Algonquin Girls Soccer team recognized with Coaches Team Pinnacle Award


By Kevin J. Stone, Contributing Writer

Algonquin Girls Soccer team recognized with Coaches Team Pinnacle Award
Algonquin Girls Soccer players celebrate after scoring a goal during a game earlier this year. (Photo/Jesse Kucewicz)

NORTHBOROUGH/SOUTHBOROUGH – The Algonquin Girls Soccer team beat Shrewsbury on Oct. 28 in the semifinals of the inaugural CMADA tournament. 

That, however, only came after the team won an arguably more important award earlier in the same week. 

This Algonquin squad was one of 66 high school and college institutions to be named a United Soccer Coaches Team Pinnacle Award recipient. The award is given to programs that demonstrate a high level of fair play, academic excellence and success on the pitch.

“I’ve been a member of the United Soccer Coaches since 2010 and it’s a great organization,” said head coach John Clifford. “It’s mostly a reflection of culture. I support all of their programming whenever possible and I’ve benefited from it in more ways than I can describe.”

“[It’s an] invaluable association and experience and networking [opportunity],” he continued. “Where it comes into play in the high school athlete experience is something that I feel is very important to support.”

Through this success, Algonquin has had its fair share of senior leadership in the form of Fariha Khan, Serena Mihalek, Carlee Ballard, Madison Maletta, Grace Morin, Brianna Boeckeler and captains Caroline Kelly, Lucy Rodgers and Caroline Alcock.

The team’s captains, Clifford said, were all “big minute contributors” to the 2019 Algonquin team that won a Division I Central Massachusetts Championship. They’ve remained crucial parts of the program over the last two seasons, now, since that win.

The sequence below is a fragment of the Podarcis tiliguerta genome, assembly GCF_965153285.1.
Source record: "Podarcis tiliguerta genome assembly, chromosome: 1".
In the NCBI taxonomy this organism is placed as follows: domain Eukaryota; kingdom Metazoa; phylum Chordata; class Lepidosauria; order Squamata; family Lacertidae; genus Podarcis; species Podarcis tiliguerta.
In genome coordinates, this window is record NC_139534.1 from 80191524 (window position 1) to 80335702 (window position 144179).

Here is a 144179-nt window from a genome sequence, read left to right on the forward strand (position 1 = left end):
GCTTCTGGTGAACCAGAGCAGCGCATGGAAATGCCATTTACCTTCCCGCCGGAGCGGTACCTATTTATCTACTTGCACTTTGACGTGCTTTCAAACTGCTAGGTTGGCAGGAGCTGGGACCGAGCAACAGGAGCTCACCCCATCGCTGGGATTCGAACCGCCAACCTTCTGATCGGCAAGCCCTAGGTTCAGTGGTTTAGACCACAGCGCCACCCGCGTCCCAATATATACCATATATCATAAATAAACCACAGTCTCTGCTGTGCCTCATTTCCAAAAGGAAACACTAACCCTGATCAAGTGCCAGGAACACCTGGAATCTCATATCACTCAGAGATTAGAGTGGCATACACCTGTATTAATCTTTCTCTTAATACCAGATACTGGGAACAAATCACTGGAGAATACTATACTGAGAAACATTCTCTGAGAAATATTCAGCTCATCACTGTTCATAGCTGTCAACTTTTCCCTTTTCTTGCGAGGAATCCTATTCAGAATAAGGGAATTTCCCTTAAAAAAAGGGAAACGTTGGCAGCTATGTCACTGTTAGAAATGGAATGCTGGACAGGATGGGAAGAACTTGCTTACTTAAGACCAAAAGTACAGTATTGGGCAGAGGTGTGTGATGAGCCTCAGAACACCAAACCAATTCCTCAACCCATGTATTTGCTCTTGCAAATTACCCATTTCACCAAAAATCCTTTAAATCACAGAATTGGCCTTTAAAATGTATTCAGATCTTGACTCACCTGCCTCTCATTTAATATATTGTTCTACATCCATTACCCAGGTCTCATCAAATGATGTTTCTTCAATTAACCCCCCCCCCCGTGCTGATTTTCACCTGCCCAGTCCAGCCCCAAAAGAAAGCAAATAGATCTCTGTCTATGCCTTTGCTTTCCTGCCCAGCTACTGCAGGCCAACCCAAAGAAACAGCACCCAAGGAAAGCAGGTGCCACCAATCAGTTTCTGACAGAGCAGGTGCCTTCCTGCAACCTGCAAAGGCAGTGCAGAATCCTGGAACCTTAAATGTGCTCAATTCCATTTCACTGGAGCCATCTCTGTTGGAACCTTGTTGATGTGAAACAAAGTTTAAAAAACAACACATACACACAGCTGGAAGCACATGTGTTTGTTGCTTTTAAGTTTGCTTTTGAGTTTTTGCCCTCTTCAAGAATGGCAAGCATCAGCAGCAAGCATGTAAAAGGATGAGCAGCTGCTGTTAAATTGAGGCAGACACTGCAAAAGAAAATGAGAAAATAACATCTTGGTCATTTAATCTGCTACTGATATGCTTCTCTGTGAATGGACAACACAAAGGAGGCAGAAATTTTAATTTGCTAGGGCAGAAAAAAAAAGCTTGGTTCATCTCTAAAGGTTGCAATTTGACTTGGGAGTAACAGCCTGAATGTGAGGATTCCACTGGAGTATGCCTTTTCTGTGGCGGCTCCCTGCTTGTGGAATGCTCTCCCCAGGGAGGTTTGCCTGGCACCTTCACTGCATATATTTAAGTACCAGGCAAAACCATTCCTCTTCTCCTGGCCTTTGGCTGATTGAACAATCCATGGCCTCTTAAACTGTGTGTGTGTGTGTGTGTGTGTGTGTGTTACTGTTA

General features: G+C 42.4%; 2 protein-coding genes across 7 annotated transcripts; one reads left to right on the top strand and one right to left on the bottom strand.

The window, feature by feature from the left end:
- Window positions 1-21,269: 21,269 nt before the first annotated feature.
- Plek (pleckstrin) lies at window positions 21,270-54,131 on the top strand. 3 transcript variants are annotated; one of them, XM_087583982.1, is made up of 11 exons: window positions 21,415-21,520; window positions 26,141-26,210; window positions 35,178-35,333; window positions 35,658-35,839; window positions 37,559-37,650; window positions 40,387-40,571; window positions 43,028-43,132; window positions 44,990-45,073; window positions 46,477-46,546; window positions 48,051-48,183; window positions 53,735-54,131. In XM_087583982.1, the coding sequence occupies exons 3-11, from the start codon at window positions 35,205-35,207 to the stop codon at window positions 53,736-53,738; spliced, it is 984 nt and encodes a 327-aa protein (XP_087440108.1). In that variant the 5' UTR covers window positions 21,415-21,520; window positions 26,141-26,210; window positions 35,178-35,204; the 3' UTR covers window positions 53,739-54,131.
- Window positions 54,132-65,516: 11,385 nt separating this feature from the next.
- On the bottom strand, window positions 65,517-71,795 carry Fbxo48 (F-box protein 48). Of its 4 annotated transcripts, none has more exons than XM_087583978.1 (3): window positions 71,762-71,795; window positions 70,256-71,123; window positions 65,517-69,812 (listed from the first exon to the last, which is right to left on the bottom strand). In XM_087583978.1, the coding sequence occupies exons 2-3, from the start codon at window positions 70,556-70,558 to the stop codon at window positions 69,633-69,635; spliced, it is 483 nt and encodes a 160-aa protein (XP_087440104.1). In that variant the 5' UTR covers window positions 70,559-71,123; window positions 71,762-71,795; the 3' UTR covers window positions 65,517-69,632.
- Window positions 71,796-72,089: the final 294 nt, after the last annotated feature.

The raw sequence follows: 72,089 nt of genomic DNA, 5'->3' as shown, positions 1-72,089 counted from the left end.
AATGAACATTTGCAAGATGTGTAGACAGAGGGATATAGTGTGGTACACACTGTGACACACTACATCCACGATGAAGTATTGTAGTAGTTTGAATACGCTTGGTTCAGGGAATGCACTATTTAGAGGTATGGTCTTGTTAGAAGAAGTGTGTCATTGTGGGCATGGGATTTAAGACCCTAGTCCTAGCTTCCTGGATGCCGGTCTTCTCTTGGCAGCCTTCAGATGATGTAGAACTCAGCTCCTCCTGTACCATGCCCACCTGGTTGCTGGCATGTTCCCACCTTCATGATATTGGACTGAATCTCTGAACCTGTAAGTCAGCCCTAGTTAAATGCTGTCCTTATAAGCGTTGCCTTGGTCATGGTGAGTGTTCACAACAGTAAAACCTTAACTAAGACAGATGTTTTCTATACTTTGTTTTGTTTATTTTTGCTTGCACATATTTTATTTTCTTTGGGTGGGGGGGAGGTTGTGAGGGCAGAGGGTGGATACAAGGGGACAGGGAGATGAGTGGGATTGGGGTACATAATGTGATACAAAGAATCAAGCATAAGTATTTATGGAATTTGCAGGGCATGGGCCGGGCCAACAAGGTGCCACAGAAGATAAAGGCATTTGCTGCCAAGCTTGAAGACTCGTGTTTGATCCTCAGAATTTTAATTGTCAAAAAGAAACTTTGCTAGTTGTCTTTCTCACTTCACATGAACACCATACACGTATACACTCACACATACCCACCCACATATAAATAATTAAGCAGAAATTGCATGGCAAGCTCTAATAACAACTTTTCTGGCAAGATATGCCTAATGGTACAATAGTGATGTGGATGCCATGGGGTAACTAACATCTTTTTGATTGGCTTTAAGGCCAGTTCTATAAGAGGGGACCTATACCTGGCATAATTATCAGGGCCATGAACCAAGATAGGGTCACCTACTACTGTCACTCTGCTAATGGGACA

“If you don’t have players invested in your program for many years, more than a year or two, then it’s very difficult to have the continuity, never mind on the field, but off the field that you need,” Clifford said. 

“The winning is downstream from the social chemistry and the culture and values that exist off the field,” he continued. “If you don’t have that, I don’t think you can sustain winning and even if you do win, it’s not as fulfilling of an experience for the players, adults, everyone involved. They’ve been great, as have all of our seniors.”

Clifford stressed how lucky he’s been to have worked under longtime coach Scott Taggart before taking over the reins of the program himself.

“Everything I’ve said about our program results from continuing what coach [Taggard] led during his 14 years,” Clifford said. “I was fortunate to be with him for eight of those years. 

“Whatever my intentions are as a coach, they would go unfulfilled without the buy-in of the players,” he continued. “The players play the game, the students get the grades, it’s really a reflection of them.”

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